Laer Cú Beleg

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Laer cu Beleg by Šárka Škorpíková

Laer Cú Beleg was a song that was made by Túrin in memory of his friend Beleg Cúthalion.[1]

History[edit]

With the aid of Gwindor, Beleg freed Turin from Orc captivity during a thunderstorm. Upon being freed, however, Turin accidentally mistook Beleg for an Orc and murdered him with Beleg's own sword, Anglachel. Upon realizing the horror of what he had just done, Turin fell into a frozen state of shock and allowed himself to be led by Gwindor to the Pools of Ivrin. Once there, he drank from the pure waters and was healed. After which, he cried in tears, mourning Beleg. Then he composed and sang a lament as a form of release in his grief, singing it aloud regardless of peril.[2]

Etymology[edit]

Laer Cú Beleg is Sindarin for "Song of the Great Bow",[2] from laer ("song"), ("bow") and beleg ("great, mighty; large, big").[3]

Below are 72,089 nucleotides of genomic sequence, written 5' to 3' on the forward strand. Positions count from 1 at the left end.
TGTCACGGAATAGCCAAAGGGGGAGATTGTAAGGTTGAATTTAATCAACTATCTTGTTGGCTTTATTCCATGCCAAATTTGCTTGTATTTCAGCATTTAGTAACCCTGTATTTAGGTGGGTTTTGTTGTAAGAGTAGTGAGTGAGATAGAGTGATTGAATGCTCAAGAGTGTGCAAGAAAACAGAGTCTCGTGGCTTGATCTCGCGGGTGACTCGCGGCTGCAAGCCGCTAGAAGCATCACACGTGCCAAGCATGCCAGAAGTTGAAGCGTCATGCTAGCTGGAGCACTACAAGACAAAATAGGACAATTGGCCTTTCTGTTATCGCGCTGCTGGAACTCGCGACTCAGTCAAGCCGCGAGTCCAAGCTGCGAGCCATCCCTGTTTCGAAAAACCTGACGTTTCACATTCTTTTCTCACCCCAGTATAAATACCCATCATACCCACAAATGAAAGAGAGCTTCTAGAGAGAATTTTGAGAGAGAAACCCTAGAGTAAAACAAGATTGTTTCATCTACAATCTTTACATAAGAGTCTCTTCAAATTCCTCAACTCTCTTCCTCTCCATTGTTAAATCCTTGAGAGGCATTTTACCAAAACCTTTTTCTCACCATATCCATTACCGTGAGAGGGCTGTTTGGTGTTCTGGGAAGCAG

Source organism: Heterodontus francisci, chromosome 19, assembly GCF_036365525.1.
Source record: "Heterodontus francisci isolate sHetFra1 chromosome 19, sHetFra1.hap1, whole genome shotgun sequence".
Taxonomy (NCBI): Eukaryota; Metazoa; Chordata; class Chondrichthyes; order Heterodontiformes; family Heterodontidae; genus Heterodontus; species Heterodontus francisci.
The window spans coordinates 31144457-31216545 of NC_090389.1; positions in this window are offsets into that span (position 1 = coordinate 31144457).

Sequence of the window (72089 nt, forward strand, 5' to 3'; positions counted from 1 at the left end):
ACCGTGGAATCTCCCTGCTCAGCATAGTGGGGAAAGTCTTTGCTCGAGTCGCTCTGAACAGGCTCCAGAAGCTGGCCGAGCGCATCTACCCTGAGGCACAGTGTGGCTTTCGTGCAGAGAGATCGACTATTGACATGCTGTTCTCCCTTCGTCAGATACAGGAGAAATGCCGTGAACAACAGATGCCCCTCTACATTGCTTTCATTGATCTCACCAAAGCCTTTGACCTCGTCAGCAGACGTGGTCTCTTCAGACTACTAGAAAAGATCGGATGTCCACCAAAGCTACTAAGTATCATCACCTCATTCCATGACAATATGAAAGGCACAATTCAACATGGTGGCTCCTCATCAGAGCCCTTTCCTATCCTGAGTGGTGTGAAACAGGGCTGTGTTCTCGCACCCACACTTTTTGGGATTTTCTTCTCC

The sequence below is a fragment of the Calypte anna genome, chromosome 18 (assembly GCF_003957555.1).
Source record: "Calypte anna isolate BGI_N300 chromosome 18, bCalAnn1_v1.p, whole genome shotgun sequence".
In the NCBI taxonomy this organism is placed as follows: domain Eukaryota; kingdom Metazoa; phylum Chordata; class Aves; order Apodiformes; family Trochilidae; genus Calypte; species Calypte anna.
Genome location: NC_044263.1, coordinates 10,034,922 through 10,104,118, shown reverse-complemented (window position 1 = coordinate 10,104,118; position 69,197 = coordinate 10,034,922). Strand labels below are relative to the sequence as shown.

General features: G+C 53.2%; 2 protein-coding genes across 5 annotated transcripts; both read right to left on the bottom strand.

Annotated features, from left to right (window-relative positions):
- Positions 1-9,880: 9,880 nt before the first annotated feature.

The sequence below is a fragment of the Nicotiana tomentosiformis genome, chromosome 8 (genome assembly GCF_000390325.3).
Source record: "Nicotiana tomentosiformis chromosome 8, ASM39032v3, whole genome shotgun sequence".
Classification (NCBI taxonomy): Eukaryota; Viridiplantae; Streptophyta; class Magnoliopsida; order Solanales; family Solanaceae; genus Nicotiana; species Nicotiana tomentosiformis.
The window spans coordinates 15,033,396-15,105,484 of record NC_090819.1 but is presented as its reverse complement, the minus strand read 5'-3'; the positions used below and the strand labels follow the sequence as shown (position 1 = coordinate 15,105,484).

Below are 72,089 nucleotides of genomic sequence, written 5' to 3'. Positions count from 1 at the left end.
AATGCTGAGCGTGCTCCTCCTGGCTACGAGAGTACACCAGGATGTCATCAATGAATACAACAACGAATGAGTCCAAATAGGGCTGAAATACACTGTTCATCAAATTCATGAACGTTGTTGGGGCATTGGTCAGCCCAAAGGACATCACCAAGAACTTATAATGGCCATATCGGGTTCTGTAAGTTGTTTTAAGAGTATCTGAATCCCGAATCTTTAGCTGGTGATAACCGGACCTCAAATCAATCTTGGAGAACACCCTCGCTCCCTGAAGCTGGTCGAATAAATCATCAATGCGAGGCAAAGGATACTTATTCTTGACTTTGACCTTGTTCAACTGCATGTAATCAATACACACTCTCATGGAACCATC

Other versions of the legendarium[edit]

The concept of Túrin composing an elegy for his friend is present since early stages of the legendarium. Appears for first time in The Lay of the Children of Húrin, in which it is called the Bowman's Friendship, and it is said that the Gnomes remembered it in Nargothrond and was a song used in battles against Morgoth.[4] The same name is given to it in the following versions of the story in the Sketch of the Mythology[5] and the Quenta Noldorinwa.[6]

References

  1. J.R.R. Tolkien, Christopher Tolkien (ed.), The Silmarillion, "Index of Names", entry "Laer Cú Beleg"
  2. 2.0 2.1 J.R.R. Tolkien, Christopher Tolkien (ed.), The Children of Húrin, "The Death of Beleg"
  3. Paul Strack, "S. Laer Cú Beleg pn.", Eldamo (accessed 17 August 2022)
  4. J.R.R. Tolkien, Christopher Tolkien (ed.), The Lays of Beleriand, "I. The Lay of the Children of Húrin: III. Failivrin", p. 64, vv. 1662-1665
  5. J.R.R. Tolkien, Christopher Tolkien (ed.), The Shaping of Middle-earth, "II. The Earliest 'Silmarillion' (The 'Sketch of the Mythology')", [Section] 12, p. 29
  6. J.R.R. Tolkien, Christopher Tolkien (ed.), The Shaping of Middle-earth, "III. The Quenta: [Section] 12", p. 124